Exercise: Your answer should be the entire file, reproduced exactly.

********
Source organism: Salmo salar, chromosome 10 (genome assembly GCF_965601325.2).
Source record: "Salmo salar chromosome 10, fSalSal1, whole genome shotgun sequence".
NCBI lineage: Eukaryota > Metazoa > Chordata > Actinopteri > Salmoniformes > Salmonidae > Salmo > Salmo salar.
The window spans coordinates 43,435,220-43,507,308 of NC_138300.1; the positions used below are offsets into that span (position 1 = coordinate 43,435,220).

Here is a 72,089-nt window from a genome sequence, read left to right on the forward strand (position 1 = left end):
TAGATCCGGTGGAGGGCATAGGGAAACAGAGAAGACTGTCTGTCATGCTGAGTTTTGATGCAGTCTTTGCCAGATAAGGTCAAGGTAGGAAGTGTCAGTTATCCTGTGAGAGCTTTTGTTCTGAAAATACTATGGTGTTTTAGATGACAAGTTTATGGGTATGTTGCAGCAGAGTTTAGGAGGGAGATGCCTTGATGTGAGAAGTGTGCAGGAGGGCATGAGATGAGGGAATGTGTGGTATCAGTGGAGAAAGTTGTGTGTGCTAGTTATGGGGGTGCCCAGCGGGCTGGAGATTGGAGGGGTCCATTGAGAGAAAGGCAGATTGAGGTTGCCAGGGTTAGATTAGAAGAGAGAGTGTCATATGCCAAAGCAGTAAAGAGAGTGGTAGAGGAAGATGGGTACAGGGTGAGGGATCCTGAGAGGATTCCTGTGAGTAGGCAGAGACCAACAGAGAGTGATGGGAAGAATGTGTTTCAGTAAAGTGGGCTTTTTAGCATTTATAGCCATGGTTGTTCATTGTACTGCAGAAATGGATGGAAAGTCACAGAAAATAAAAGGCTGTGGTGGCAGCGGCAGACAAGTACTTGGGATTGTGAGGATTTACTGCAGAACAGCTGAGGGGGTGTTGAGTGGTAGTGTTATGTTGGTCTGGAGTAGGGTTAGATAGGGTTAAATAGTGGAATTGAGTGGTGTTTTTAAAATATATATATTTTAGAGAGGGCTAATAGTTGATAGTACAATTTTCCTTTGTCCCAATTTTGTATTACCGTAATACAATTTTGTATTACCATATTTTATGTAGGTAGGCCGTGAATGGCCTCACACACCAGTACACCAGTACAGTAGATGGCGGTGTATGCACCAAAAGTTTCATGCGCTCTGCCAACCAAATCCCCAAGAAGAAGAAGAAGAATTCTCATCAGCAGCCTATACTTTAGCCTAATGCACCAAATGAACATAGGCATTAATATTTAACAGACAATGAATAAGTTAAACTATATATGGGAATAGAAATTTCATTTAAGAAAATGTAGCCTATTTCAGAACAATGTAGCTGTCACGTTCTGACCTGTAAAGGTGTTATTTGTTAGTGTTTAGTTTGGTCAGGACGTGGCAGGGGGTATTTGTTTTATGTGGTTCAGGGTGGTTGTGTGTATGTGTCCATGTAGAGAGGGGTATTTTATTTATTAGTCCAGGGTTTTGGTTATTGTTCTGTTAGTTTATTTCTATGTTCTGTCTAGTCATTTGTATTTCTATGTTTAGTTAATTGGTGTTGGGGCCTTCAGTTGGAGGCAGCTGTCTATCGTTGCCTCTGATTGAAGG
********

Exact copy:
Source organism: Salmo salar, chromosome 10 (genome assembly GCF_965601325.2).
Source record: "Salmo salar chromosome 10, fSalSal1, whole genome shotgun sequence".
NCBI lineage: Eukaryota > Metazoa > Chordata > Actinopteri > Salmoniformes > Salmonidae > Salmo > Salmo salar.
The window spans coordinates 43,435,220-43,507,308 of NC_138300.1; the positions used below are offsets into that span (position 1 = coordinate 43,435,220).

Here is a 72,089-nt window from a genome sequence, read left to right on the forward strand (position 1 = left end):
TAGATCCGGTGGAGGGCATAGGGAAACAGAGAAGACTGTCTGTCATGCTGAGTTTTGATGCAGTCTTTGCCAGATAAGGTCAAGGTAGGAAGTGTCAGTTATCCTGTGAGAGCTTTTGTTCTGAAAATACTATGGTGTTTTAGATGACAAGTTTATGGGTATGTTGCAGCAGAGTTTAGGAGGGAGATGCCTTGATGTGAGAAGTGTGCAGGAGGGCATGAGATGAGGGAATGTGTGGTATCAGTGGAGAAAGTTGTGTGTGCTAGTTATGGGGGTGCCCAGCGGGCTGGAGATTGGAGGGGTCCATTGAGAGAAAGGCAGATTGAGGTTGCCAGGGTTAGATTAGAAGAGAGAGTGTCATATGCCAAAGCAGTAAAGAGAGTGGTAGAGGAAGATGGGTACAGGGTGAGGGATCCTGAGAGGATTCCTGTGAGTAGGCAGAGACCAACAGAGAGTGATGGGAAGAATGTGTTTCAGTAAAGTGGGCTTTTTAGCATTTATAGCCATGGTTGTTCATTGTACTGCAGAAATGGATGGAAAGTCACAGAAAATAAAAGGCTGTGGTGGCAGCGGCAGACAAGTACTTGGGATTGTGAGGATTTACTGCAGAACAGCTGAGGGGGTGTTGAGTGGTAGTGTTATGTTGGTCTGGAGTAGGGTTAGATAGGGTTAAATAGTGGAATTGAGTGGTGTTTTTAAAATATATATATTTTAGAGAGGGCTAATAGTTGATAGTACAATTTTCCTTTGTCCCAATTTTGTATTACCGTAATACAATTTTGTATTACCATATTTTATGTAGGTAGGCCGTGAATGGCCTCACACACCAGTACACCAGTACAGTAGATGGCGGTGTATGCACCAAAAGTTTCATGCGCTCTGCCAACCAAATCCCCAAGAAGAAGAAGAAGAATTCTCATCAGCAGCCTATACTTTAGCCTAATGCACCAAATGAACATAGGCATTAATATTTAACAGACAATGAATAAGTTAAACTATATATGGGAATAGAAATTTCATTTAAGAAAATGTAGCCTATTTCAGAACAATGTAGCTGTCACGTTCTGACCTGTAAAGGTGTTATTTGTTAGTGTTTAGTTTGGTCAGGACGTGGCAGGGGGTATTTGTTTTATGTGGTTCAGGGTGGTTGTGTGTATGTGTCCATGTAGAGAGGGGTATTTTATTTATTAGTCCAGGGTTTTGGTTATTGTTCTGTTAGTTTATTTCTATGTTCTGTCTAGTCATTTGTATTTCTATGTTTAGTTAATTGGTGTTGGGGCCTTCAGTTGGAGGCAGCTGTCTATCGTTGCCTCTGATTGAAGG